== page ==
End of June Update and Harvest

Here’s a sample of what we brought in this week, which does not include the Cilantro, Genovese Basil, Sweet Basil or Thai Basil that was used to make about a half a cup of walnut pesto… yum.


Shown here is Cayenne Pepper, Yellow Perfection, Chocolate Pepper and half a Watermelon.

As a side note about the watermelon, it was picked because it was hoped to be finished. It wasn’t. Just because it sounds hollow doesn’t mean that it is done. Do you think it will ripen up if we let it sit for a few days or does that only work if its not cut open?

And how does the garden grow?

The Super Sweet 100 plants from the Greenhouse were taken out on June 19. The stalks were turning brown and the leaves have some black spotting on and around the edges almost all of the tomatoes were cracked as well. The bed was also pretty crowded. Do you think we took off too many leaves?

After spreading out the remaining Tomatoes and fertilizing them after any possible shock from pruning and realigning branches, it looks like this:


June 25

Outside the tomatoes are enjoying their space:


The Blondkopfchen are still my favorite. All those little flowers! You can hardly see underneath to the developing fruits!

The Watermelon in the Greenhouse are starting to crawl around, hopefully we can develop a good support for them this week.


June 25

Outside Watermelon are continuing to grow up and cover the trellis.


Do you see the empty hole on the left? That’s were the poor unripe Watermelon was picked from.

The Eggplant bed has been overhauled. The dirt was dug out and set aside, we chose to dig deeper and use more dirt to essentially have a deeper bed. Chicken wire is used to keep the gopher out.


The only things left to save! The Eggplant and Nasturtium. The Nasturtium were planted somewhere else as an experiment and to try not to waste them (they don’t like to be transplanted).

So now the bed looks like this:


We have Eggplant in the back middle (the fruit is floppy and soggy but the leaves are beginning to regain rigidity, the fruit should really be cut off to allow the plant to properly recover).
The two greens on the right and left are Malabar Red Spinach. These are going to use the trellis to climb up and the leaves can be used like lettuce or spinach.
Radish is planted in the bottom middle.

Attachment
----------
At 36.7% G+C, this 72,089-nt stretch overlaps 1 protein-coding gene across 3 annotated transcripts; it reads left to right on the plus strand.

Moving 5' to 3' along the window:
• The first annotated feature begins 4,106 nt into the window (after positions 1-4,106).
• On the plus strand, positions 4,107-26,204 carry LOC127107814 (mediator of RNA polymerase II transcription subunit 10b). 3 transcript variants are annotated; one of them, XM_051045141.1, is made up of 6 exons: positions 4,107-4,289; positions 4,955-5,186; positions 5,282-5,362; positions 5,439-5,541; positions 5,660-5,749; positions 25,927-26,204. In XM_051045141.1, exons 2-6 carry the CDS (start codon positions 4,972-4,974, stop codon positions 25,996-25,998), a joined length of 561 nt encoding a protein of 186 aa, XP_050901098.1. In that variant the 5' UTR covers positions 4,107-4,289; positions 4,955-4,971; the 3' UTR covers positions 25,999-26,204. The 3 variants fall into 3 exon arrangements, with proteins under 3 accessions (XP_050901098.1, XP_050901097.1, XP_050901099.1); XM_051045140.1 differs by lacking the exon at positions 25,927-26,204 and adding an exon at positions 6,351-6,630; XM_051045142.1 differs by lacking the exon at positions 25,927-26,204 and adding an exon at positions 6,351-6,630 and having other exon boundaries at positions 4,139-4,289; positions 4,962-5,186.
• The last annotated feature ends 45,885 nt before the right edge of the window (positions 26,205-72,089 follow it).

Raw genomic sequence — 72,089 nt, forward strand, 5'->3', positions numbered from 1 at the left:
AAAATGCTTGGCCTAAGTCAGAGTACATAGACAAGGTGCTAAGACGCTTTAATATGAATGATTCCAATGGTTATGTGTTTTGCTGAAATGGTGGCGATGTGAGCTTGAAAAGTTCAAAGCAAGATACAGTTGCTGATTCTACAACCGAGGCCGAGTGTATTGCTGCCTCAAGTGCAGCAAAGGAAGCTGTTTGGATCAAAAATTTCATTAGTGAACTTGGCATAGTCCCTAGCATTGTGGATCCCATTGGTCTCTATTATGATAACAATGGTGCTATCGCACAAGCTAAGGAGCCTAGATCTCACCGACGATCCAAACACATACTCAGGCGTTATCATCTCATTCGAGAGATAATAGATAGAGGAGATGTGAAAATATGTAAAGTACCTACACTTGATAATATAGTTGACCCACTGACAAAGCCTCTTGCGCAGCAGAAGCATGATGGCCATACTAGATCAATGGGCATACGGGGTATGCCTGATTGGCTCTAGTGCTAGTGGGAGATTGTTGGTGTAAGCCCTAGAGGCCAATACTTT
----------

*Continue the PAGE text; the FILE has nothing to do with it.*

Seeds have been started to fill up the remaining space: Chocolate Peppers!

Now that the bed has been fixed we can take a deep breath and move on.


NO!!!!! You may not be able to see it, but yes, that is a gopher hole in the beans. At least 2 plants have been munched on. I don’t have the heart to pull the bed without giving it a fighting chance against the gopher, so the fingers are gonna stay crossed. Tightly. And eyes shut.

Despite the gopher the bed is great:

Every week is getting better, one plant is dying out (the determinate Tumbling Toms have stopped producing) and others are taking its place (the Yellow Perfection is ripe!). Last minute seeds are getting started this week and we have a bunch more pots to be filled up. And if you liked the week by week comparison, check back next week.

Head over to Daphne’s Dandelions to see more gardens!

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5 Responses to End of June Update and Harvest

  1. Jill Wiest says:

    Those gophers are buggers. Once they find something good to eat they keep coming back. We had one eat ALL of our broccoli one year. Very upsetting until we got “rid” of him.

  2. Your plants are so huge and beautiful! The tomatoes and peppers look delicious.

    That’s so sad about the watermelon.

  3. Nancy Davis says:

    Hi! Thanks for stopping by my blog! You sure do have some great trellises! I hope your beans win the battle against the mole. These pests and bugs sure keep us gardeners on our toes!!! Nancy

  4. maryhysong says:

    you have a lot of things going on in your garden! Ripe watermelon: look for yellow spot where it touches the ground, watch the tendril on the vine closest to the melon and the stem of the melon when they are brown then it’s ripe.

  5. Julie says:

    I have the same problem knowing when to pick a watermelon. I have one now that’s not very big, but it’s a Sugar Baby and when I thump it it sounds hollow, but last year I picked them too early so I’m trying to wait a little bit longer. I did discover the best way to know when a melon is ripe last year is when the raccoons come and neatly break into the melon and scoop it clean!

    I just learned about Malabar spinach this year and want to try it. How does it taste in salads?

    Oh and good luck with the gophers. The squirrels obviously did not get the memo that the Little Spooky Eggplant was suppose to scare them away, so probably not the best strategy for gophers either!

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